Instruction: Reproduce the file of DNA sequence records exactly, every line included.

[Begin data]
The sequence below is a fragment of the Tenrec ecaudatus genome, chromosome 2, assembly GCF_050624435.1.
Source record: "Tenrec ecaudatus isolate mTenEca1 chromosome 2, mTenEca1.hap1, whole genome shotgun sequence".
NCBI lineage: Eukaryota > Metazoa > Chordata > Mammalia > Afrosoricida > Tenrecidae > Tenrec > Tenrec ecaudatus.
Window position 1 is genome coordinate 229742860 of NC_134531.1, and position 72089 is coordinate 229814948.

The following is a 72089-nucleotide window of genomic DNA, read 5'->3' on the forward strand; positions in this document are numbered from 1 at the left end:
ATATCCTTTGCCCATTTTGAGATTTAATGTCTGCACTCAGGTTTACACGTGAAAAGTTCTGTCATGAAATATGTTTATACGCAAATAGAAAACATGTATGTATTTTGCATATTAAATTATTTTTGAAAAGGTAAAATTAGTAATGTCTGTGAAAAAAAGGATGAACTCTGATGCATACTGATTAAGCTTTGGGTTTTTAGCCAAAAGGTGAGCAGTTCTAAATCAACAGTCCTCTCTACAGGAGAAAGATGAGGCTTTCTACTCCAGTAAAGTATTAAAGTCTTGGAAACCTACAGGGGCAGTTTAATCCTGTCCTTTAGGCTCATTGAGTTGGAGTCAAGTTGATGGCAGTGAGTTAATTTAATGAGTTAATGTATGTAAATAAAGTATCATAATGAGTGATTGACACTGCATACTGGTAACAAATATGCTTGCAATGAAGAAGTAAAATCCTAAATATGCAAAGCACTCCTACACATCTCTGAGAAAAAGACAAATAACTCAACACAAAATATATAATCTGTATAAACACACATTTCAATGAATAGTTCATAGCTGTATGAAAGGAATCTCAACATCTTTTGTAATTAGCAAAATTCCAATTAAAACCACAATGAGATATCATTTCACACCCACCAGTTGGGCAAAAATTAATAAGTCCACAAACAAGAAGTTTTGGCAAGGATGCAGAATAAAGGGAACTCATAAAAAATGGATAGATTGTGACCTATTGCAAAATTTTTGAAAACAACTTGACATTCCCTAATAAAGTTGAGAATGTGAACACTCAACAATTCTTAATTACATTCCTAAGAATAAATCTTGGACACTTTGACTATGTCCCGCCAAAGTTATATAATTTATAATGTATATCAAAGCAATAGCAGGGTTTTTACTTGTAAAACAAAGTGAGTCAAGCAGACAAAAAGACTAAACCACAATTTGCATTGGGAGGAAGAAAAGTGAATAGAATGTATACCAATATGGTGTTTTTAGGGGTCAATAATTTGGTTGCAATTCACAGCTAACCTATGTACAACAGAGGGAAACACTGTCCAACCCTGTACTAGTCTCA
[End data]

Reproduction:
The sequence below is a fragment of the Tenrec ecaudatus genome, chromosome 2, assembly GCF_050624435.1.
Source record: "Tenrec ecaudatus isolate mTenEca1 chromosome 2, mTenEca1.hap1, whole genome shotgun sequence".
NCBI lineage: Eukaryota > Metazoa > Chordata > Mammalia > Afrosoricida > Tenrecidae > Tenrec > Tenrec ecaudatus.
Window position 1 is genome coordinate 229742860 of NC_134531.1, and position 72089 is coordinate 229814948.

The following is a 72089-nucleotide window of genomic DNA, read 5'->3' on the forward strand; positions in this document are numbered from 1 at the left end:
ATATCCTTTGCCCATTTTGAGATTTAATGTCTGCACTCAGGTTTACACGTGAAAAGTTCTGTCATGAAATATGTTTATACGCAAATAGAAAACATGTATGTATTTTGCATATTAAATTATTTTTGAAAAGGTAAAATTAGTAATGTCTGTGAAAAAAAGGATGAACTCTGATGCATACTGATTAAGCTTTGGGTTTTTAGCCAAAAGGTGAGCAGTTCTAAATCAACAGTCCTCTCTACAGGAGAAAGATGAGGCTTTCTACTCCAGTAAAGTATTAAAGTCTTGGAAACCTACAGGGGCAGTTTAATCCTGTCCTTTAGGCTCATTGAGTTGGAGTCAAGTTGATGGCAGTGAGTTAATTTAATGAGTTAATGTATGTAAATAAAGTATCATAATGAGTGATTGACACTGCATACTGGTAACAAATATGCTTGCAATGAAGAAGTAAAATCCTAAATATGCAAAGCACTCCTACACATCTCTGAGAAAAAGACAAATAACTCAACACAAAATATATAATCTGTATAAACACACATTTCAATGAATAGTTCATAGCTGTATGAAAGGAATCTCAACATCTTTTGTAATTAGCAAAATTCCAATTAAAACCACAATGAGATATCATTTCACACCCACCAGTTGGGCAAAAATTAATAAGTCCACAAACAAGAAGTTTTGGCAAGGATGCAGAATAAAGGGAACTCATAAAAAATGGATAGATTGTGACCTATTGCAAAATTTTTGAAAACAACTTGACATTCCCTAATAAAGTTGAGAATGTGAACACTCAACAATTCTTAATTACATTCCTAAGAATAAATCTTGGACACTTTGACTATGTCCCGCCAAAGTTATATAATTTATAATGTATATCAAAGCAATAGCAGGGTTTTTACTTGTAAAACAAAGTGAGTCAAGCAGACAAAAAGACTAAACCACAATTTGCATTGGGAGGAAGAAAAGTGAATAGAATGTATACCAATATGGTGTTTTTAGGGGTCAATAATTTGGTTGCAATTCACAGCTAACCTATGTACAACAGAGGGAAACACTGTCCAACCCTGTACTAGTCTCA